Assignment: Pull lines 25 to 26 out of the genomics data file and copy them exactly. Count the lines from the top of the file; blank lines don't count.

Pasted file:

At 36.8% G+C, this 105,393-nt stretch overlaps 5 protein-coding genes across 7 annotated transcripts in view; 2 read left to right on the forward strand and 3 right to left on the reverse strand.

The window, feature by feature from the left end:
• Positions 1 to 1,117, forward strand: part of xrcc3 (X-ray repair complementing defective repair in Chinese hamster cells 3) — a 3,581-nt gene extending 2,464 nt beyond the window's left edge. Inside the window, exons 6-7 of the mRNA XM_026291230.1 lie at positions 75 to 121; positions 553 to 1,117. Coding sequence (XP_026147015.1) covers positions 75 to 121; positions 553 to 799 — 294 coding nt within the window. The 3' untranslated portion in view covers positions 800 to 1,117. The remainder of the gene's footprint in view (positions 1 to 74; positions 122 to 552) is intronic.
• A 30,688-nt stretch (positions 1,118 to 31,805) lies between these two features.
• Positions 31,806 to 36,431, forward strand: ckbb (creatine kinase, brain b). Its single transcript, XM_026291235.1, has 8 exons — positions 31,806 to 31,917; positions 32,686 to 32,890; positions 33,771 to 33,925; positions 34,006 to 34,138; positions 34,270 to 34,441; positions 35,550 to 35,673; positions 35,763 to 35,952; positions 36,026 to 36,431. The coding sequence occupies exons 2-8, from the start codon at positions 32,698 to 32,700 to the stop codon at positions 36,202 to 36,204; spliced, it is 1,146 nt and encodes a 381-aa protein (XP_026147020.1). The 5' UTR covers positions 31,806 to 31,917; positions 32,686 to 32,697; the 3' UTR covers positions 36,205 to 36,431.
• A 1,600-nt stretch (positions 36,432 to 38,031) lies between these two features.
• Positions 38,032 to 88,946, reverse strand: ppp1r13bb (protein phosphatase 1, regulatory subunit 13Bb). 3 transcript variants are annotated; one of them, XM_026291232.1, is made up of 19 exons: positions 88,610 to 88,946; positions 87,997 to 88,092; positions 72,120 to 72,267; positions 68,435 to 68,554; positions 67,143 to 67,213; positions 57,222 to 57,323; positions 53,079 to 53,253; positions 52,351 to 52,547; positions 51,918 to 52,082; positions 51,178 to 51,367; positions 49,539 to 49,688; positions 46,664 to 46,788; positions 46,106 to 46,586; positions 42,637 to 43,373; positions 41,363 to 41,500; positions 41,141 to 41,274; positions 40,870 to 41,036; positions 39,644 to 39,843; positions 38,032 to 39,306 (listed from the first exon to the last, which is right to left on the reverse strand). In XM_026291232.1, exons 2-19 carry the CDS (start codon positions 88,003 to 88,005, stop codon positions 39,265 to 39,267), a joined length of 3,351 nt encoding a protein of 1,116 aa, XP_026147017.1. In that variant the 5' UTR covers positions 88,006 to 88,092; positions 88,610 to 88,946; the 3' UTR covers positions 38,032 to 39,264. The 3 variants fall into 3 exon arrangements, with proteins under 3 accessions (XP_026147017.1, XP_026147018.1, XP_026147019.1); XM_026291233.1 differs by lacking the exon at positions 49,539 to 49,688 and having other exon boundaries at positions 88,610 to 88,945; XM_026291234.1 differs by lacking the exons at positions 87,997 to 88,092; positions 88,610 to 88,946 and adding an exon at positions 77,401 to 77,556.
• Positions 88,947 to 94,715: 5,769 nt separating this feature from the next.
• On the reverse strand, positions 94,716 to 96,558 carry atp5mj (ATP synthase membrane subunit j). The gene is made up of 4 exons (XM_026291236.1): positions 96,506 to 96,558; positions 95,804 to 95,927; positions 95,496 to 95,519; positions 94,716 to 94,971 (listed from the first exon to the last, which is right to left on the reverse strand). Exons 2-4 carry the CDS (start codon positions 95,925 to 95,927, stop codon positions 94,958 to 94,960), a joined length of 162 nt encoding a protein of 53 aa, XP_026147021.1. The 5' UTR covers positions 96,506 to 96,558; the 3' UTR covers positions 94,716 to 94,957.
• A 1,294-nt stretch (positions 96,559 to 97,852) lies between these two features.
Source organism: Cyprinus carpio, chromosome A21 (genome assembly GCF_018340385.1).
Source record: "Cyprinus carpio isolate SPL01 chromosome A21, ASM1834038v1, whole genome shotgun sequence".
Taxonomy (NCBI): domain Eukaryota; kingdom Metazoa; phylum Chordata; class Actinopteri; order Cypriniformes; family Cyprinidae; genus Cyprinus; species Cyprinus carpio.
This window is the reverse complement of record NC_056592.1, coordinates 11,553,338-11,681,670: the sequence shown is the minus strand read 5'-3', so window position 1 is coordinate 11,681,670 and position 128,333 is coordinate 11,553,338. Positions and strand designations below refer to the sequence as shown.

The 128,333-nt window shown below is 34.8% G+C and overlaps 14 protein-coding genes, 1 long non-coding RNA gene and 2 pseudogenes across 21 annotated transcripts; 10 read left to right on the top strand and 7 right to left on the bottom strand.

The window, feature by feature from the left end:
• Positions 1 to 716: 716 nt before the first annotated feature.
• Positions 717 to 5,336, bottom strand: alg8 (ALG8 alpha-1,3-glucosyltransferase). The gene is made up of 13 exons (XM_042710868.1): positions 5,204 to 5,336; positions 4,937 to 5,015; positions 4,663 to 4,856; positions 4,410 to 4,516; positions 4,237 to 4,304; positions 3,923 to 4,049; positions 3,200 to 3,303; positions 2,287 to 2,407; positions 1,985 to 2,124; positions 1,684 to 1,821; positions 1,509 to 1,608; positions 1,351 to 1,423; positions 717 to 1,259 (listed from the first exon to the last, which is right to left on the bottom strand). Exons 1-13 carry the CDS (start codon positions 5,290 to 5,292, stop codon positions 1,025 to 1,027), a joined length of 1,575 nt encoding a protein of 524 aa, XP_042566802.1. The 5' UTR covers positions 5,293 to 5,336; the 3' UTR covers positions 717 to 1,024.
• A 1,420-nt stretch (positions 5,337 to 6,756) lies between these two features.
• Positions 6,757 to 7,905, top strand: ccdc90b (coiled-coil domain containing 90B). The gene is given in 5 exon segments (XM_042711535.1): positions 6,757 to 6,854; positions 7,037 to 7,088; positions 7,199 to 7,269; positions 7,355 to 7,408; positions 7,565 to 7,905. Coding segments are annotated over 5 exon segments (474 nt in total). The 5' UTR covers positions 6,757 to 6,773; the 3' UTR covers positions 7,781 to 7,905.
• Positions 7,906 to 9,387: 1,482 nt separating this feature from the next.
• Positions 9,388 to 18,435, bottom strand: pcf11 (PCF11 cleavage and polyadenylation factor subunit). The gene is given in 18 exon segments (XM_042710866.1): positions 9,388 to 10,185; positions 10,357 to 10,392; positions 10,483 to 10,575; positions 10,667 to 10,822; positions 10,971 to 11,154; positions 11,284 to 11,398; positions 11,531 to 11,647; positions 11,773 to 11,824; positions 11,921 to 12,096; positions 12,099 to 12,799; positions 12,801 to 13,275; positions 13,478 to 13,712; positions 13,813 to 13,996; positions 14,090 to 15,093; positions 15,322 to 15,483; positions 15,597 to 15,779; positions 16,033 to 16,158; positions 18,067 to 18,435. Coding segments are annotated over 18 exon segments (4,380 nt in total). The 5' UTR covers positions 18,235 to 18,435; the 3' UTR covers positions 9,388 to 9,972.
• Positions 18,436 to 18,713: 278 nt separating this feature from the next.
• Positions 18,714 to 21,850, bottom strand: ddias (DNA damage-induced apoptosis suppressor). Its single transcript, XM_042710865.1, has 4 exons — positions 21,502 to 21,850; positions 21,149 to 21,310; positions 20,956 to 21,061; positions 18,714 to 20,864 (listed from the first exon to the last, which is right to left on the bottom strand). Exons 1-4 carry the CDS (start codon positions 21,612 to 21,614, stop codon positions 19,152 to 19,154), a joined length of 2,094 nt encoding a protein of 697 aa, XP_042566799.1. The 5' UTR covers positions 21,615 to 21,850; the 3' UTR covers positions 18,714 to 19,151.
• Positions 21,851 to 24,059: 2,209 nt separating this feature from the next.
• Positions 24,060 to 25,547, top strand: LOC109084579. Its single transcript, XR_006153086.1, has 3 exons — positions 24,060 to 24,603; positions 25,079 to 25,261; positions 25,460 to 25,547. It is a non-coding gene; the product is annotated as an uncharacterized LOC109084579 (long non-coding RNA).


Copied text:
• Positions 21,851 to 24,059: 2,209 nt separating this feature from the next.
• Positions 24,060 to 25,547, top strand: LOC109084579. Its single transcript, XR_006153086.1, has 3 exons — positions 24,060 to 24,603; positions 25,079 to 25,261; positions 25,460 to 25,547. It is a non-coding gene; the product is annotated as an uncharacterized LOC109084579 (long non-coding RNA).